Significant barriers to success remain for women who want to launch their own firms and manage alternative investments.
The good news is that of investors among the 791 global survey respondents, 41% said they already have an emerging managers program, compared to 33% in 2015, according to KPMG's fifth edition of the “Women in alternative investments report” released Thursday.
About 32% of investors said they expect their investments in emerging managers to increase over the next 18 months , but just 16% of respondents said they expect their allocations to women-owned/managed firms to rise compared to 25% last year.
On a slightly positive note, the number of investors that already have a mandate to invest with women-owned/managed alternative managers rose slightly to 10% in 2016 from 7% the previous year. Only 5% of funds intend to start an emerging manager program of any kind this year compared to 4% in 2015.
Investor opinion was divided on the question of whether increased demand overall for emerging real estate, hedge fund and private equity managers will increase inflows to women-owned/managed investment companies.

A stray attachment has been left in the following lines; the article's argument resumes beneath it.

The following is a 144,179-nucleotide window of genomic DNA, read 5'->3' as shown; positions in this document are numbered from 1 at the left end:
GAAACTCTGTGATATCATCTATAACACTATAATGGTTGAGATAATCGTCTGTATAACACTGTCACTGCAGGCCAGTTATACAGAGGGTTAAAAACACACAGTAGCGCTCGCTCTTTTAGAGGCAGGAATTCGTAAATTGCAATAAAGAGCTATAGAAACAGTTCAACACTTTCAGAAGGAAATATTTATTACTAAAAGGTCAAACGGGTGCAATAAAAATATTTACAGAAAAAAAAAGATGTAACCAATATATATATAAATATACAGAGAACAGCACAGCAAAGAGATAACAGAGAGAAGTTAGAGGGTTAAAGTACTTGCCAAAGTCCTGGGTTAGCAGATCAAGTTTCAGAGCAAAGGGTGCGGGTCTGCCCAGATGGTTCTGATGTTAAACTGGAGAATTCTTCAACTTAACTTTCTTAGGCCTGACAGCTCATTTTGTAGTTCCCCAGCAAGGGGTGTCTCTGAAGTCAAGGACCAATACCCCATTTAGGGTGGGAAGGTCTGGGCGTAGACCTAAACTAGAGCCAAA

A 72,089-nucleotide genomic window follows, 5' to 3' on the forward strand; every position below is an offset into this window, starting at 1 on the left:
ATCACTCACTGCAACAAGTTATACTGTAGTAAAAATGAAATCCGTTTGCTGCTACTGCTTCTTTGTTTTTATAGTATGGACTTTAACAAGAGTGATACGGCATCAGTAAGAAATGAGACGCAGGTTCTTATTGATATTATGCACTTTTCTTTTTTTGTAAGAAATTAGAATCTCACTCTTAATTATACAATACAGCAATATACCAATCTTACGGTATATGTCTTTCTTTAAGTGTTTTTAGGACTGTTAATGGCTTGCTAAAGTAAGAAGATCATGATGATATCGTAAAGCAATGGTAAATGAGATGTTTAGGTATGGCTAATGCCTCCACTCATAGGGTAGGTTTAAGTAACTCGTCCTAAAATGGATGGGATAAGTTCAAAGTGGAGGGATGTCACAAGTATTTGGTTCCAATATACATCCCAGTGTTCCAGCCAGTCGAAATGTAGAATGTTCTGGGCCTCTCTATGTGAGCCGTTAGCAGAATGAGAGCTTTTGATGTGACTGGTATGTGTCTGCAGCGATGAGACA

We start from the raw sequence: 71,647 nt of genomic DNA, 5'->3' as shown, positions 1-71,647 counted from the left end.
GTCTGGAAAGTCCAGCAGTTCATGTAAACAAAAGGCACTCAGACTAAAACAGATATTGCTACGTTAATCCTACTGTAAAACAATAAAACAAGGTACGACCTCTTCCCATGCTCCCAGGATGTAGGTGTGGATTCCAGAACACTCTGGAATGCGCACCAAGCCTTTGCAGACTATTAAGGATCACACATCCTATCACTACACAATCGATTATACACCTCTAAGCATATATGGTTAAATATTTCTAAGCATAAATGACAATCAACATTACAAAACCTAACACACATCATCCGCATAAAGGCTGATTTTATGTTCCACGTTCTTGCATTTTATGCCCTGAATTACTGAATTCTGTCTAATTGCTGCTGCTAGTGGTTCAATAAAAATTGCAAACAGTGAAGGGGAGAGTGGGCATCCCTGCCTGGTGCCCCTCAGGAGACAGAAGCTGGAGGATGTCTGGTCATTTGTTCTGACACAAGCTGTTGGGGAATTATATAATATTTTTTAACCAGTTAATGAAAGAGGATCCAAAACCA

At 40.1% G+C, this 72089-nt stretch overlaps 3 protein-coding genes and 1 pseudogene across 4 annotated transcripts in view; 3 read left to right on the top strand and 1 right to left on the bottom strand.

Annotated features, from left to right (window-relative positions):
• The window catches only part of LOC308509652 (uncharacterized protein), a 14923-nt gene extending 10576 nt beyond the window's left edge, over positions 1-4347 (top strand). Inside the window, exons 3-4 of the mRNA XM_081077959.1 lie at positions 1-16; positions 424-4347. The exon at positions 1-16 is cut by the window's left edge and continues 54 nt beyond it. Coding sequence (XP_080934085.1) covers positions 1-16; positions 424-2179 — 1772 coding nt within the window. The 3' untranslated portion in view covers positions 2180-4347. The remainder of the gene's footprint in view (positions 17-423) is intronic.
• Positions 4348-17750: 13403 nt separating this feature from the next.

The regional breakouts were:
- North America — yes, 39%; no, 25%; uncertain, 36%;
- Europe and the U.K. — yes, 23%; no, 33%; uncertain, 44%; and
- rest of the world – yes, 41%; no, 27%; uncertain, 32%.
As to why there are not more women working in alternative investment companies, 55% of all survey respondents, including money managers, said there is a lack of positions where women can build a track record, while 53% said personal responsibilities make the industry's typically long hours and frequent business travel less attractive to women. About 52% of survey respondents noted that women have historically had less access to investor capital than men; 34% said women have less desire than men to work in alternative investments; 20% said lack of education kept women out of the alternative investment arena; and 18% said there is lower demand for women-owned/managed funds.
KPMG conducted its online global survey between May and July and interviewed respondents between August and October this year. Investors represented about 10% of the universe respondents, while the remainder were executives from alternative money management firms and service providers, according to the report.